Evidence in support of my argument includes two original large-N datasets on state repression of NGOs using violence and administrative crackdown, along with a series of in-depth case studies of India and Nepal, based on my fieldwork in these countries between 2012 and 2015. I also interview officials at several influential INGOs such as Amnesty International, Human Rights Watch, The Carter Center, National Democratic Institute, The Ford Foundation, among others.


Publications and Working Papers

Working papers available upon request

Suparna Chaudhry. (2019). Bridging the Gap: The Relationship between INGO Activism and Human Rights Indicators. Journal of Human Rights, 18:1, 111-133,
DOI: 10.1080/14754835.2019.1579638 (PDF)

This article explores the tension between the production of ‘naming and shaming’ reports as tools of activism by international non-governmental organizations (INGOs) and the usage of these reports as cross-national indicators of human rights violations. Since INGOs are strategic actors, their reports are not a reflection of the “true” levels of abuse. While existing scholarship has raised this issue in relation to bias in cross-national indicators, it has yet to explain the process by which NGO produce reports. This article exploits subnational variation across domestic and international NGOs within India, showing how the divergence in their reports can be explained by these groups’ organizational structure, probability of success in their chosen issue areas, and their target audience. By explaining how human rights NGOs produce reports, this article concludes with suggestions to ensure that the biases prevalent in a single source of data do not drive the results of future scholarship.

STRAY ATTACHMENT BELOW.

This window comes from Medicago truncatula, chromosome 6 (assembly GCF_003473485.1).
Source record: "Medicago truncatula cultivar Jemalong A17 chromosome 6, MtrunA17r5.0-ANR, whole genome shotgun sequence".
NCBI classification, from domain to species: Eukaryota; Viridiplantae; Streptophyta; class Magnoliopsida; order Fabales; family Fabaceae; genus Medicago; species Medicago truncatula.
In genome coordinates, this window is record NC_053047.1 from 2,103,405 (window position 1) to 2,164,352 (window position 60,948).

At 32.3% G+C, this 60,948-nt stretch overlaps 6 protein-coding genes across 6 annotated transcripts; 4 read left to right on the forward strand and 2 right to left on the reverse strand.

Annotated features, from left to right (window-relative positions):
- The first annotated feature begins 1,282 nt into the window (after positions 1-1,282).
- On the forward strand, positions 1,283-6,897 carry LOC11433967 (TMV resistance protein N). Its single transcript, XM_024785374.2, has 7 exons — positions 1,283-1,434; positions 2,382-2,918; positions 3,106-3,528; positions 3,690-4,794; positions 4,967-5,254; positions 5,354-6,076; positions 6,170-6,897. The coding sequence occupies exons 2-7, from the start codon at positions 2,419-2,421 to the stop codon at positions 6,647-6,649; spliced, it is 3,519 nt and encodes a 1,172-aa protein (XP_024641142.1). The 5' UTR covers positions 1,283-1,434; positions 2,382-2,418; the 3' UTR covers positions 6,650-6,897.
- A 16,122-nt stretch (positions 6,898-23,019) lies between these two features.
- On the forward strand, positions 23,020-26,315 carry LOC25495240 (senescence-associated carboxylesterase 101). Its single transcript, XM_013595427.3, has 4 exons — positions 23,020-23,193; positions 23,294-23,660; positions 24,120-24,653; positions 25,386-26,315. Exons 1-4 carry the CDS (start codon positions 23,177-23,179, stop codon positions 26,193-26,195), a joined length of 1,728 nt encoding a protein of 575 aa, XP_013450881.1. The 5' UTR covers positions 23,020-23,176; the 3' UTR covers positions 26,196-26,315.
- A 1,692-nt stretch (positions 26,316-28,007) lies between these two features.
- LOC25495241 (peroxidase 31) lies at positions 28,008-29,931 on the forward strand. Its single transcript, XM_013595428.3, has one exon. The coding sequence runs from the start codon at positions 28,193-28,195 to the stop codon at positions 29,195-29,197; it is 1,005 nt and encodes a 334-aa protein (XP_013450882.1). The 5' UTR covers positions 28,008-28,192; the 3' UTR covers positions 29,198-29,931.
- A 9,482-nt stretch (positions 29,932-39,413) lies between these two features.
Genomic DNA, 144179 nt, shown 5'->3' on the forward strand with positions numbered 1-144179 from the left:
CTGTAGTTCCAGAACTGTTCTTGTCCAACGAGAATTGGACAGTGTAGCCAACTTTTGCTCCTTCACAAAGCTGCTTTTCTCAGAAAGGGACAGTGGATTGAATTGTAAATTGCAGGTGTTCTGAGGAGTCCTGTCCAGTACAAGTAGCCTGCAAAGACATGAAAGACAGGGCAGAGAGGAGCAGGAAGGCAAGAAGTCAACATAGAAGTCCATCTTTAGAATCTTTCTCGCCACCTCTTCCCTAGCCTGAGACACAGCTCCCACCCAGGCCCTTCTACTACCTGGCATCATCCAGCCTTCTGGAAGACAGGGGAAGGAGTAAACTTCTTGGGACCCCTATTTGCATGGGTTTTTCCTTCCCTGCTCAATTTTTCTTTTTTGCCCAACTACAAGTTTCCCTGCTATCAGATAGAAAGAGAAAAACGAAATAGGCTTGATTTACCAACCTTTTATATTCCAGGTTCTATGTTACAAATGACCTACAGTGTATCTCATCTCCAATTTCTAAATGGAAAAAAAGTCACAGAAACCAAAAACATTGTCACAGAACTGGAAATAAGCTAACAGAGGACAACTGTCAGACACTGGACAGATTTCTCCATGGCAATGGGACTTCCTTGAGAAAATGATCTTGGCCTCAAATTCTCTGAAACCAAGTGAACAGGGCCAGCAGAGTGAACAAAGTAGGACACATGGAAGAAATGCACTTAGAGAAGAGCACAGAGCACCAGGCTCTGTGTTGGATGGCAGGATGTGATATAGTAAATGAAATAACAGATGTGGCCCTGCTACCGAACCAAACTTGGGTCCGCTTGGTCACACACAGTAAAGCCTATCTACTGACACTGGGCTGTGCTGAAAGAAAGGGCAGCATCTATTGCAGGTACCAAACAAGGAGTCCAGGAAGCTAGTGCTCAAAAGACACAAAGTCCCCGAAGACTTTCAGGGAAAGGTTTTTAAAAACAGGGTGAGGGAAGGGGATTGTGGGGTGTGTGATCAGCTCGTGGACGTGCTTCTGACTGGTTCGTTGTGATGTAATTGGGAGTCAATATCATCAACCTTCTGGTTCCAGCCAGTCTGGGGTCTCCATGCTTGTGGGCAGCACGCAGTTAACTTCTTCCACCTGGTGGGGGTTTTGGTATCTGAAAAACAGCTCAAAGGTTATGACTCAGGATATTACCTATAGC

"The Assault on Civil Society: Explaining State Repression of NGOs" (Revise & resubmit, International Organization)
Best Paper, Human Rights Section, International Studies Association Conference 2017